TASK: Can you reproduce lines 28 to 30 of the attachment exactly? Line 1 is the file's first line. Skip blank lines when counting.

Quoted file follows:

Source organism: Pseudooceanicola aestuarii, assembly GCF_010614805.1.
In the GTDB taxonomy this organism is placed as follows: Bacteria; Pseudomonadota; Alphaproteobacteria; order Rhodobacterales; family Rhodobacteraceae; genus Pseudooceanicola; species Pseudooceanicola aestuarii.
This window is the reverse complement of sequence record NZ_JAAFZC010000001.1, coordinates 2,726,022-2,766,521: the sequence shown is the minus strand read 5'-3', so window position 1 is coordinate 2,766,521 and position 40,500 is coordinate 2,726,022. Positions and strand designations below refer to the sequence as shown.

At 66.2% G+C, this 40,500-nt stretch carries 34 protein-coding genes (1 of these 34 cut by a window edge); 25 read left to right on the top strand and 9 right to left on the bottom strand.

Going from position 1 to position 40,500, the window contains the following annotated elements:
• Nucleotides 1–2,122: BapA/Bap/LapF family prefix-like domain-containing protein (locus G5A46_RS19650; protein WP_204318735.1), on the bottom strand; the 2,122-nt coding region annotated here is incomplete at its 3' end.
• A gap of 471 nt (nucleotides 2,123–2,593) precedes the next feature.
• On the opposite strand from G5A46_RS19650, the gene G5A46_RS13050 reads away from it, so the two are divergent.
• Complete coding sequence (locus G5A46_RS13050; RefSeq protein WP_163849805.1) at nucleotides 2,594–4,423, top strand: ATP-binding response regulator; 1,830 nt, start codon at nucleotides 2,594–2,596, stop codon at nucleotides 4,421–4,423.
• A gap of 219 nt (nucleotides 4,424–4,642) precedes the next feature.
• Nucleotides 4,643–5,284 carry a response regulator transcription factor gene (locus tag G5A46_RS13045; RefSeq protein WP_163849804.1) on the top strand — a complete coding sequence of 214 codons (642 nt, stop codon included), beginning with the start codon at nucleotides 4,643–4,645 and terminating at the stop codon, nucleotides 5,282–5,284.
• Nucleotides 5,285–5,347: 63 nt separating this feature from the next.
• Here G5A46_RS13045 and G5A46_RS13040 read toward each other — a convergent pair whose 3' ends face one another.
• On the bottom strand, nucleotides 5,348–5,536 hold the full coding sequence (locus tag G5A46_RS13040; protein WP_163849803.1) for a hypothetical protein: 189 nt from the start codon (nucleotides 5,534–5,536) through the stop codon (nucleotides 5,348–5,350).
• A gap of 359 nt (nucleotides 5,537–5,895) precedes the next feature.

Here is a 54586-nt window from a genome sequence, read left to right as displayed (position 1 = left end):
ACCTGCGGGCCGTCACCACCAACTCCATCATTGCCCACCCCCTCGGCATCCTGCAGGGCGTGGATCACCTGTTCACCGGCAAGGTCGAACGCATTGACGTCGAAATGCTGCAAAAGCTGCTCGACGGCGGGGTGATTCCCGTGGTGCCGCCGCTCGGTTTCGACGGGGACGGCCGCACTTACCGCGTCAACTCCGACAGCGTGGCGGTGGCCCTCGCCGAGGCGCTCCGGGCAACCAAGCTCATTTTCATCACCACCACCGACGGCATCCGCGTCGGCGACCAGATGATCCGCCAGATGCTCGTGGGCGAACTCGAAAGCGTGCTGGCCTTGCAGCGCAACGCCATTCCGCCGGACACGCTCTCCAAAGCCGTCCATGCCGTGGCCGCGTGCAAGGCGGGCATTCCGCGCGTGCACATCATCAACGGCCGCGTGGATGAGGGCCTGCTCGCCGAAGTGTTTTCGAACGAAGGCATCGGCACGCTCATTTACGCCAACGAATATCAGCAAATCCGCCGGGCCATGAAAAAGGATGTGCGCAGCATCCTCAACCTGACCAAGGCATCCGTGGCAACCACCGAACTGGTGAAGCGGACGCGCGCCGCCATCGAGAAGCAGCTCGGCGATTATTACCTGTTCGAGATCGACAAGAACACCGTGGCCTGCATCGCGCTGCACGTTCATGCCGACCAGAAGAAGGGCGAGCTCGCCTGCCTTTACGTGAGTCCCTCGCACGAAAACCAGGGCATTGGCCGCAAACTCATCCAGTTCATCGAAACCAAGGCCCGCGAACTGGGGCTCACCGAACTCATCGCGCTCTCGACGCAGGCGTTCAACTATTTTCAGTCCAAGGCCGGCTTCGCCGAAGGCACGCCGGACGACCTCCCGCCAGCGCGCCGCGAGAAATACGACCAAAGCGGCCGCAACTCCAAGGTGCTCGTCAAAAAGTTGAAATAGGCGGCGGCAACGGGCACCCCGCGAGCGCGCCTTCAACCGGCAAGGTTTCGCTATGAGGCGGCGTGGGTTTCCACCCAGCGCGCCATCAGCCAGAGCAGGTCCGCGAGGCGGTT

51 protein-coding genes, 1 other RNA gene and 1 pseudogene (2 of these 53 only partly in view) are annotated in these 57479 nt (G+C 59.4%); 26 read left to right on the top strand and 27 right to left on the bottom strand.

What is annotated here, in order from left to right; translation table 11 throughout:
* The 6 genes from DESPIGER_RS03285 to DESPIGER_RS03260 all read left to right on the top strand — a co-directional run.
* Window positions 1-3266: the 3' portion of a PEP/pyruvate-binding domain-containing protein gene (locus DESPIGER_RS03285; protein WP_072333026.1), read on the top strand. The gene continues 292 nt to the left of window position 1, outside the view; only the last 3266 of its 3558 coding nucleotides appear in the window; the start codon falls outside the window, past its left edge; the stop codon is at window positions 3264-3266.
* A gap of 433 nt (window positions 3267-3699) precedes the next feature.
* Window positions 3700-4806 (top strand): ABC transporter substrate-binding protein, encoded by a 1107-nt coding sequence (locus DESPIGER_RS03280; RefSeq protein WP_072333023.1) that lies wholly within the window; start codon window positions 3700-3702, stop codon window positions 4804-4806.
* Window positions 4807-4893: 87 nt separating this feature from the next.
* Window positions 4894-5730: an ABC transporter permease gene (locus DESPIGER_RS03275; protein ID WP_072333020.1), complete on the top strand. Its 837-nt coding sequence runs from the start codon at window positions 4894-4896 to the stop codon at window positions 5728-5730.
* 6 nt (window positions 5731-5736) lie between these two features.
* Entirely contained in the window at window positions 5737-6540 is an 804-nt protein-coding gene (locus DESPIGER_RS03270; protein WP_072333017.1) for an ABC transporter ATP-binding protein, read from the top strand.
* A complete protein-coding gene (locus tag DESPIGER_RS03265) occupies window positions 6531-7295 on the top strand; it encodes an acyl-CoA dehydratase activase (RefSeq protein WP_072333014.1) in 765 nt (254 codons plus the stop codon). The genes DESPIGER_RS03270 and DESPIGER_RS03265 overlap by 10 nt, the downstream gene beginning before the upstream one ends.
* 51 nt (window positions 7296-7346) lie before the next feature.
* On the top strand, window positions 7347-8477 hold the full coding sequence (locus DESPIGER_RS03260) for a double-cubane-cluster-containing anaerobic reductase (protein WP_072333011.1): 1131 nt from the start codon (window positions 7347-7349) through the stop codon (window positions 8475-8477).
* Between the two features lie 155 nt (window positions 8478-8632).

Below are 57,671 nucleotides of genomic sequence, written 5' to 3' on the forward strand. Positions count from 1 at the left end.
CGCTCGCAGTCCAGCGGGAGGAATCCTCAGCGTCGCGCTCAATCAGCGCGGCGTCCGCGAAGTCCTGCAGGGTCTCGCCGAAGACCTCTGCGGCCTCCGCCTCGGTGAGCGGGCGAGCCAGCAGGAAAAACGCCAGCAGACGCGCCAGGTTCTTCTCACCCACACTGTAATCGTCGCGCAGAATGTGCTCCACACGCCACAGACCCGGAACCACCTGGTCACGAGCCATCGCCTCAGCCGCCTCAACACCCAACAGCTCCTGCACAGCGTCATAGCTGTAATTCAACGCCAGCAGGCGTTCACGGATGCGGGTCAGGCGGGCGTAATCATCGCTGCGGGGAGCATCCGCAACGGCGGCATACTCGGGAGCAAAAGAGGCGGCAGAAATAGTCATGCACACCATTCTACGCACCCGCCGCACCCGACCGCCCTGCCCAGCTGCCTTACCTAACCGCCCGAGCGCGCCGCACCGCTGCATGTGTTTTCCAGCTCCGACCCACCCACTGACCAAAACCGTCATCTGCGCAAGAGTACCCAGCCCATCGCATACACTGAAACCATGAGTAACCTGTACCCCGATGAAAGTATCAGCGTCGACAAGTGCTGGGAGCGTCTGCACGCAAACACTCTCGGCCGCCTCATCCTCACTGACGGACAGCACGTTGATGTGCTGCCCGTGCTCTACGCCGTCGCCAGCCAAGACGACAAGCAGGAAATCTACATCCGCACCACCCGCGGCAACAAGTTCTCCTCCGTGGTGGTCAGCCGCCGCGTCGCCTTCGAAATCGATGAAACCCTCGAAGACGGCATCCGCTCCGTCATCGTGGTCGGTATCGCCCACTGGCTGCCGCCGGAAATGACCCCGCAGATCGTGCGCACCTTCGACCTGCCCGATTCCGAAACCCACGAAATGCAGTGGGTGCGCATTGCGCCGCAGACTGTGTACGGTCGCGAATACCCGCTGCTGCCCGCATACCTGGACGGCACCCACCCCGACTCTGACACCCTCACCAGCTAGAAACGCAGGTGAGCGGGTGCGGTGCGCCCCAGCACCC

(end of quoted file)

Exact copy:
* A complete protein-coding gene (locus tag DESPIGER_RS03265) occupies window positions 6531-7295 on the top strand; it encodes an acyl-CoA dehydratase activase (RefSeq protein WP_072333014.1) in 765 nt (254 codons plus the stop codon). The genes DESPIGER_RS03270 and DESPIGER_RS03265 overlap by 10 nt, the downstream gene beginning before the upstream one ends.
* 51 nt (window positions 7296-7346) lie before the next feature.
* On the top strand, window positions 7347-8477 hold the full coding sequence (locus DESPIGER_RS03260) for a double-cubane-cluster-containing anaerobic reductase (protein WP_072333011.1): 1131 nt from the start codon (window positions 7347-7349) through the stop codon (window positions 8475-8477).